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Learn our Player of the Year's top moves and raise your skills to a whole new level

Rory McIlroy's swing is one of the most impressive the PGA Tour has ever seen, and to emulate his motion perfectly you'd need an incredible amount of flexibility, athleticism, and balance.

However, as unlikely as it seems, there are a number of things Rory does that you can use to improve your own technique. If you crave more power and distance, copy the way he stores energy and "cracks the whip" as he delivers the clubhead through the impact zone. If you're in need of better balance, then swinging in the proper sequence like he does will make a positive difference almost immediately. And if you're a slicer, mimicking Rory's closed shoulders/open hips position in the downswing, as well as his full release, will work wonders.

Take a close look at McIlroy's various positions and techniques with an eye toward improving your weaknesses, and be sure to try the drills I've provided. With just a little bit of work, you can get your game an inch closer to that of the best player in the world.

Rory McIlroy
Left: Mark Newcombe/Visions in Golf; Right: Carlos M. Saavedra/SI
Left: McIlroy's setup; Right: Cupped wrist

Rory's setup position has several noteworthy characteristics, but the number-one thing to copy is his relaxed and tension-free stance. Tightening your arms, shoulders and hands at address makes it very difficult to swing in sequence and generate maximum clubhead speed. Feel relaxed -- not tight -- before and during your swing. The second thing to take from Rory's address is his relatively strong left-hand grip position. Check the photo below -- the logo on his glove is clearly visible, meaning his left hand is rotated clockwise on the handle. This is critical for players like Rory who prefer to draw the ball from right to left with the driver. It's also a good technique for those who struggle with slicing. If this is you, I suggest erring on the side of too strong with your left hand, rather than too weak.

Although modern teaching standards call for a flat left wrist at the top, Rory actually cups his wrist a bit, which allows him to maintain a square clubface despite his strong left-hand grip. He also exhibits a full wrist hinge, evidenced by the fact that the shaft is near parallel to the ground (photo, above). This is impossible to do if you tense up at address. The secret is to make as full an upper body turn as possible while keeping your arms, wrists and hands loose and free to hinge the club up. Moreover, allowing your left wrist to cup instead of forcing it perfectly flat makes it easier to keep your left arm relaxed and to hinge your wrists to their maximum capacity. A flat left wrist sounds nice, but it can potentially lead to undue tension in your lead arm.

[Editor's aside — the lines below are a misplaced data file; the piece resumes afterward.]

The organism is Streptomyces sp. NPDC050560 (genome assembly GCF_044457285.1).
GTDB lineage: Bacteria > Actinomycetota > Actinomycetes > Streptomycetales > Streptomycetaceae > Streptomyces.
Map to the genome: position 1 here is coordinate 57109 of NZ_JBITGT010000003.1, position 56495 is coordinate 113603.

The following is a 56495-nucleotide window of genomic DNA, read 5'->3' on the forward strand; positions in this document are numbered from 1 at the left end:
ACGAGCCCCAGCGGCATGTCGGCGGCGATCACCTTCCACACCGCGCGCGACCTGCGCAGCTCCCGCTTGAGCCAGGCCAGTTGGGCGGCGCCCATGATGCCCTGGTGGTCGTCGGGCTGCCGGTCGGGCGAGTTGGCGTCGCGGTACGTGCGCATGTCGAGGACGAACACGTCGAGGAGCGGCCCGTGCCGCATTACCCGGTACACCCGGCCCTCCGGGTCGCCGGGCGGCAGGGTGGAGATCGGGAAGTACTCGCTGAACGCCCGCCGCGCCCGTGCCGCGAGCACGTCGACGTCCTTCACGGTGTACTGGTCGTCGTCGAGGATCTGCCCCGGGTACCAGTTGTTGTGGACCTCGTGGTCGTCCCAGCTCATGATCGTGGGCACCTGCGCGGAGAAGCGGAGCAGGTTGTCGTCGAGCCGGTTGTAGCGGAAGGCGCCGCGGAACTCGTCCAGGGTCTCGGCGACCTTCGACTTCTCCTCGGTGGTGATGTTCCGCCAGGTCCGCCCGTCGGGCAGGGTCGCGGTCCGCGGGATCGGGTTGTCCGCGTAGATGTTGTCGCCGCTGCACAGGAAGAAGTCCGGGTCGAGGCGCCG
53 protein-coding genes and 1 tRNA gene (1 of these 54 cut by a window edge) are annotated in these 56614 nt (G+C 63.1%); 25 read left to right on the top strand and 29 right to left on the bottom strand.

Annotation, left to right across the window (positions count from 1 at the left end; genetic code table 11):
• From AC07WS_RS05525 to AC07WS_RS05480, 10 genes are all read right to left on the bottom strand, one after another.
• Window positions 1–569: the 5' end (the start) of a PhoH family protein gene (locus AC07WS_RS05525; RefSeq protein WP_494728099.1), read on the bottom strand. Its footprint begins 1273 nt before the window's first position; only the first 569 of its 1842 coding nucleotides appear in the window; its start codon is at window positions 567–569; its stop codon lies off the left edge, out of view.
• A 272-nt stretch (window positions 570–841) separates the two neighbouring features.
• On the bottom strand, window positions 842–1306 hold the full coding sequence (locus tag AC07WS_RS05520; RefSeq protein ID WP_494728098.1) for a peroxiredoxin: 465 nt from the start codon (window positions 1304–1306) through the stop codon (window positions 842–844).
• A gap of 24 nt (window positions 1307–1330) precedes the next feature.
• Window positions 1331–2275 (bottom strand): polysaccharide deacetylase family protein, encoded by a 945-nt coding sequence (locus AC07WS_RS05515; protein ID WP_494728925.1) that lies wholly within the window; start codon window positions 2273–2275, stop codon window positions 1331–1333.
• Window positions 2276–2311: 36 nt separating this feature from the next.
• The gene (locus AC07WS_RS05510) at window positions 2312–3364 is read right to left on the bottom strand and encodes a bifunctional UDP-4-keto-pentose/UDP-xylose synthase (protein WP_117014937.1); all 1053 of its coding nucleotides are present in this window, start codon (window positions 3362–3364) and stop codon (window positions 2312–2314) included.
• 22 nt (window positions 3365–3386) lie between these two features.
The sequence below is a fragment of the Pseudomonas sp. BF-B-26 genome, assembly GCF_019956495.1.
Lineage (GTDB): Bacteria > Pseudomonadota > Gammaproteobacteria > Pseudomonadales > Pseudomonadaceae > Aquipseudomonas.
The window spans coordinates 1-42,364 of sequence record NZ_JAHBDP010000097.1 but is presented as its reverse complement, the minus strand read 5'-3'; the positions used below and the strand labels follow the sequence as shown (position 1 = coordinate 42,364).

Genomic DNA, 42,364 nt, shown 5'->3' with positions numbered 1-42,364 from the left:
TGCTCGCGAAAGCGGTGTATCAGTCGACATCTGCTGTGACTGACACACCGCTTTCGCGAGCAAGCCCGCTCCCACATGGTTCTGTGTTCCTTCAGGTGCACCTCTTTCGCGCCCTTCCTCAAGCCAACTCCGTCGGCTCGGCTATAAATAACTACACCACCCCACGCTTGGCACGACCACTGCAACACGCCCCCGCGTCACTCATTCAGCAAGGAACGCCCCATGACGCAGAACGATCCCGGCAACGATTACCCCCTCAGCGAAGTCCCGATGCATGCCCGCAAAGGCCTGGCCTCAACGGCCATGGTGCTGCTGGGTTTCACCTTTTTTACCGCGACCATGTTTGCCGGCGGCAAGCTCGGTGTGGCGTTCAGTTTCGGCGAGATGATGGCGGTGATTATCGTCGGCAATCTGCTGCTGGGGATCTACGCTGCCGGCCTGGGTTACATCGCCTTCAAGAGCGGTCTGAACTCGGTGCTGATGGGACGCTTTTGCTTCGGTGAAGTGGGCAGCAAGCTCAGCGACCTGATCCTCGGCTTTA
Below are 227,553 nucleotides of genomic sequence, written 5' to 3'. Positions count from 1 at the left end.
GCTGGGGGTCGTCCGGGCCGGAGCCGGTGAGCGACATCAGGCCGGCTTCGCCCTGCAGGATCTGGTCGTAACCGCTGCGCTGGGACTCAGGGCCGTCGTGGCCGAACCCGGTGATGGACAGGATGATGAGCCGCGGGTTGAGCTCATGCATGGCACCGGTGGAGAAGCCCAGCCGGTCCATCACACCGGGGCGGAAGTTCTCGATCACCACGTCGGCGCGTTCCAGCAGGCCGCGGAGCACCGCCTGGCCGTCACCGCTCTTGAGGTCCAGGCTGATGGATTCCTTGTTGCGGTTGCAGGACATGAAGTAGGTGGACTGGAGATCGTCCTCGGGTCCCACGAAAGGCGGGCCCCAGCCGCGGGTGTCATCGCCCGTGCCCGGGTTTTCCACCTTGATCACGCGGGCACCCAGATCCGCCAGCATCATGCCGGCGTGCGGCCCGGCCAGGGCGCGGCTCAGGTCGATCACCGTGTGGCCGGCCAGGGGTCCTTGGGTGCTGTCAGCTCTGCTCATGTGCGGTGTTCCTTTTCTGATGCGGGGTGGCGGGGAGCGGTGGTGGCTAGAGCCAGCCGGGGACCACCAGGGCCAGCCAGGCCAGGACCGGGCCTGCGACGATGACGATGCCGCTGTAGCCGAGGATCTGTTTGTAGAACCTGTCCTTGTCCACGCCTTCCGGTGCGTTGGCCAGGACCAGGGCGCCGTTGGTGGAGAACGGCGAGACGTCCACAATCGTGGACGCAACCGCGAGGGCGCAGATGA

Rory McIlroy, PGA Championship 2012
Darren Carroll/SI
Whether he's hitting driver (left) or an iron (right), Rory "cracks the whip" with a perfect downswing sequence that saves all his energy for impact.

Did you know that the first man-made object to break the sound barrier was a bullwhip? Yes, that sound you hear when a whip is cracked is caused by the incredible speed of the whip's end as it unleashes all of its built-up energy. This phenomenon is very similar to the way an extremely powerful player like McIlroy unleashes the power of his swing into the ball. If you've noticed, Rory isn't a huge guy, but he winds up his body on the way back and then swings in sequence on the way down with his hips rotating at full blast, and then -- just like the handle of a bullwhip -- stopping for a split second just before impact. This move unloads all of the power he has built up in his arms and hands to the clubhead and, ultimately, the ball.

Crack the Whip
Steve Sanford

HOW TO CRACK IT: Throw the Ball Drill
To ingrain the feeling of cracking the whip like Rory, put your club down and hold a ball in the fingers of your right hand. Set up just as you would to hit a shot (with a ball on the ground in front of you), take your right hand to the top as you would in your normal swing, but instead of hitting the ball with a club, simply try to throw the ball in your hand directly at the ball on the ground. After a few tries, you'll notice that you have to hold the ball loosely in order to hit the ball on the ground without releasing it too soon. Repeat this move until you can do it consistently, then pick up a club and feel like you're throwing the clubhead at the ball with the same feel as in the drill.

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